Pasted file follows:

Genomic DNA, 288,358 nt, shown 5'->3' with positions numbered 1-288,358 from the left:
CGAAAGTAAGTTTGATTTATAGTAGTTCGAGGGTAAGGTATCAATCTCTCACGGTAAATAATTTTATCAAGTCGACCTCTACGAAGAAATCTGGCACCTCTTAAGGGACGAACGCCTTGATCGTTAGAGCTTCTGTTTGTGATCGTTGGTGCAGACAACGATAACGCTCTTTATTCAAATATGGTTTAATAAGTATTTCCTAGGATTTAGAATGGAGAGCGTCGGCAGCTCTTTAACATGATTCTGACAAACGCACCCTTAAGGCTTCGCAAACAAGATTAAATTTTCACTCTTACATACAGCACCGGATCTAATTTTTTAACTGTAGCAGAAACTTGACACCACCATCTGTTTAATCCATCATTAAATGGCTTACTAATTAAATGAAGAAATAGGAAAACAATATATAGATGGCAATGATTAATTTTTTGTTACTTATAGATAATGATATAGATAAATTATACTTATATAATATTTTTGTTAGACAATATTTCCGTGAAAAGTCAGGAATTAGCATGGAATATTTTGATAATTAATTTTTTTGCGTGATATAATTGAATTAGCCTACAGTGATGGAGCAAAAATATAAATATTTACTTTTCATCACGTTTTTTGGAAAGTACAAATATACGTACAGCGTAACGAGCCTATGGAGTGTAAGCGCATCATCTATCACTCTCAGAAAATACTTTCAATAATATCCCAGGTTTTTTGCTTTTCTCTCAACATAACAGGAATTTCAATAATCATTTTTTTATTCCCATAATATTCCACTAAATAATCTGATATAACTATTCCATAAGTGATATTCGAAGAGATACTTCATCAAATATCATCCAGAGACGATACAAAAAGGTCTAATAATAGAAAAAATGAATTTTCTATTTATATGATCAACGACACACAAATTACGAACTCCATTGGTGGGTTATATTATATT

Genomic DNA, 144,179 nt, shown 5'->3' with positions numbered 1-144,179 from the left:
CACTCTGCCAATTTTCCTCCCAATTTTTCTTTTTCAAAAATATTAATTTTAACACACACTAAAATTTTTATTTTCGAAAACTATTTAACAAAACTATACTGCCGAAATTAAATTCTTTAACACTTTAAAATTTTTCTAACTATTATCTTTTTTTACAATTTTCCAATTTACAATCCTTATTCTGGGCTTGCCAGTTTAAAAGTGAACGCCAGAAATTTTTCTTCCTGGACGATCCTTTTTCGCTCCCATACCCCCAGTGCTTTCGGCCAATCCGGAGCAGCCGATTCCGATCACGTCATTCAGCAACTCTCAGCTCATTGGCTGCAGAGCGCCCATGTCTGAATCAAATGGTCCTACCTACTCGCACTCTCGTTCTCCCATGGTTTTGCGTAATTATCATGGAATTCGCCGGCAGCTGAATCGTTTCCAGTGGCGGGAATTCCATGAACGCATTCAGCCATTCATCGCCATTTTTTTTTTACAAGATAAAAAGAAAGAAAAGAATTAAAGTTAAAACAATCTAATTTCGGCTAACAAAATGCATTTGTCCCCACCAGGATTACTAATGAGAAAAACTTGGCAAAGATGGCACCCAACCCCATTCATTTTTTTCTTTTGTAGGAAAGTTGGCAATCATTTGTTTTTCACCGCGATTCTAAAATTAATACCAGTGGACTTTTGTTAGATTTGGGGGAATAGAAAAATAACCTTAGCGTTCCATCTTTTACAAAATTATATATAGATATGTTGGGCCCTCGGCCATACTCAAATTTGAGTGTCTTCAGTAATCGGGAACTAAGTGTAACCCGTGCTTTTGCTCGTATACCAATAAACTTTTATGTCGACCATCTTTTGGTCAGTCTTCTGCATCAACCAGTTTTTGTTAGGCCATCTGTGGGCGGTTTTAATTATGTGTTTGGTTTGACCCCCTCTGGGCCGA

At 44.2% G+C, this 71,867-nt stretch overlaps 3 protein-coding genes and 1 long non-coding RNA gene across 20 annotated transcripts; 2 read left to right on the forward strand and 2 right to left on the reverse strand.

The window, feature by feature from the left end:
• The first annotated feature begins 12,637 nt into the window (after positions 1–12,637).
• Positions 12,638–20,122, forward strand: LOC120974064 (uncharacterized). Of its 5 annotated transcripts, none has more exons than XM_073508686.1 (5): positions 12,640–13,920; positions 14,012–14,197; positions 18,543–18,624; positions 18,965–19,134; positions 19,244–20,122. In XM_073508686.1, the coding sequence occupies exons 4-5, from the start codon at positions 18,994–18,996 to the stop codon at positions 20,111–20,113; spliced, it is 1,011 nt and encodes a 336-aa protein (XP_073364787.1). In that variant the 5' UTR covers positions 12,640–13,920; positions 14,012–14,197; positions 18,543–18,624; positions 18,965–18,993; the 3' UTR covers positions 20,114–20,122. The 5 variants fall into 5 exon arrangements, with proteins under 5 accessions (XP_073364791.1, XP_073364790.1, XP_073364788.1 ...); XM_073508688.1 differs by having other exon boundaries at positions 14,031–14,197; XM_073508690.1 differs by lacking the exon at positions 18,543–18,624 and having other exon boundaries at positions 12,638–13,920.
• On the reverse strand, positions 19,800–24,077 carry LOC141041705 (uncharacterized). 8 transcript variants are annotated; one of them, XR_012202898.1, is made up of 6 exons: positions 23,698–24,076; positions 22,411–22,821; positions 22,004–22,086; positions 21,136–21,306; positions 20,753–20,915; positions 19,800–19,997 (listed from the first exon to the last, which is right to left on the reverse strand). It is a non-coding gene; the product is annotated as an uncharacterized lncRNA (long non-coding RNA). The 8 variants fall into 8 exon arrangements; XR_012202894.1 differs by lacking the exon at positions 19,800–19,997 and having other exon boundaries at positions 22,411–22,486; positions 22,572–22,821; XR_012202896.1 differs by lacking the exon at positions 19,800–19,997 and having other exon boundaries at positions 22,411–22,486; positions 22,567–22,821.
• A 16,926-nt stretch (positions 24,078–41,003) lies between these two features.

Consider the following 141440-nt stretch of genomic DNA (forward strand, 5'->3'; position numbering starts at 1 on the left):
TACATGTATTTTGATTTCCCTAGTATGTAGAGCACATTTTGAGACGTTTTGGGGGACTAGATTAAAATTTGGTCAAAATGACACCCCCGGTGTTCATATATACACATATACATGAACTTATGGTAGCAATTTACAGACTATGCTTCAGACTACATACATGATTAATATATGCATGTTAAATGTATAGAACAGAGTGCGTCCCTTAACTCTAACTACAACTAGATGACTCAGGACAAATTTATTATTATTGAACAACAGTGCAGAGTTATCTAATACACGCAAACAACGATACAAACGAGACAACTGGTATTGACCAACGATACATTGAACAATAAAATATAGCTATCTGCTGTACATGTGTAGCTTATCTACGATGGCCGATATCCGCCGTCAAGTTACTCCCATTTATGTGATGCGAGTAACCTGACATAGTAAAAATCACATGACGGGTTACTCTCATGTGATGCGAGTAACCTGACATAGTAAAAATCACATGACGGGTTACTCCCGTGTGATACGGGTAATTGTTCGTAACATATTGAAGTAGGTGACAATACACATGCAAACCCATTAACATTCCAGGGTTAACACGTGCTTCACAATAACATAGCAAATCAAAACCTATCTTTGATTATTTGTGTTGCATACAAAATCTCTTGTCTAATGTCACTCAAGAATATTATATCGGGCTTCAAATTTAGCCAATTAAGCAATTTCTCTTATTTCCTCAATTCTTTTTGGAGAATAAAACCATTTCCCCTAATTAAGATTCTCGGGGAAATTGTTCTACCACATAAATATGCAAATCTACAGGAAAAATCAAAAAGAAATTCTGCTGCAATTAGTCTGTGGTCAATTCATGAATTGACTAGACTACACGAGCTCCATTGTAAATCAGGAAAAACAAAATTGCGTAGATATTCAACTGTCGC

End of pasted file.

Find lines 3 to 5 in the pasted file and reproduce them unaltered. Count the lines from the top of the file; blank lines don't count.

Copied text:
Genomic DNA, 144,179 nt, shown 5'->3' with positions numbered 1-144,179 from the left:
CACTCTGCCAATTTTCCTCCCAATTTTTCTTTTTCAAAAATATTAATTTTAACACACACTAAAATTTTTATTTTCGAAAACTATTTAACAAAACTATACTGCCGAAATTAAATTCTTTAACACTTTAAAATTTTTCTAACTATTATCTTTTTTTACAATTTTCCAATTTACAATCCTTATTCTGGGCTTGCCAGTTTAAAAGTGAACGCCAGAAATTTTTCTTCCTGGACGATCCTTTTTCGCTCCCATACCCCCAGTGCTTTCGGCCAATCCGGAGCAGCCGATTCCGATCACGTCATTCAGCAACTCTCAGCTCATTGGCTGCAGAGCGCCCATGTCTGAATCAAATGGTCCTACCTACTCGCACTCTCGTTCTCCCATGGTTTTGCGTAATTATCATGGAATTCGCCGGCAGCTGAATCGTTTCCAGTGGCGGGAATTCCATGAACGCATTCAGCCATTCATCGCCATTTTTTTTTTACAAGATAAAAAGAAAGAAAAGAATTAAAGTTAAAACAATCTAATTTCGGCTAACAAAATGCATTTGTCCCCACCAGGATTACTAATGAGAAAAACTTGGCAAAGATGGCACCCAACCCCATTCATTTTTTTCTTTTGTAGGAAAGTTGGCAATCATTTGTTTTTCACCGCGATTCTAAAATTAATACCAGTGGACTTTTGTTAGATTTGGGGGAATAGAAAAATAACCTTAGCGTTCCATCTTTTACAAAATTATATATAGATATGTTGGGCCCTCGGCCATACTCAAATTTGAGTGTCTTCAGTAATCGGGAACTAAGTGTAACCCGTGCTTTTGCTCGTATACCAATAAACTTTTATGTCGACCATCTTTTGGTCAGTCTTCTGCATCAACCAGTTTTTGTTAGGCCATCTGTGGGCGGTTTTAATTATGTGTTTGGTTTGACCCCCTCTGGGCCGA

At 44.2% G+C, this 71,867-nt stretch overlaps 3 protein-coding genes and 1 long non-coding RNA gene across 20 annotated transcripts; 2 read left to right on the forward strand and 2 right to left on the reverse strand.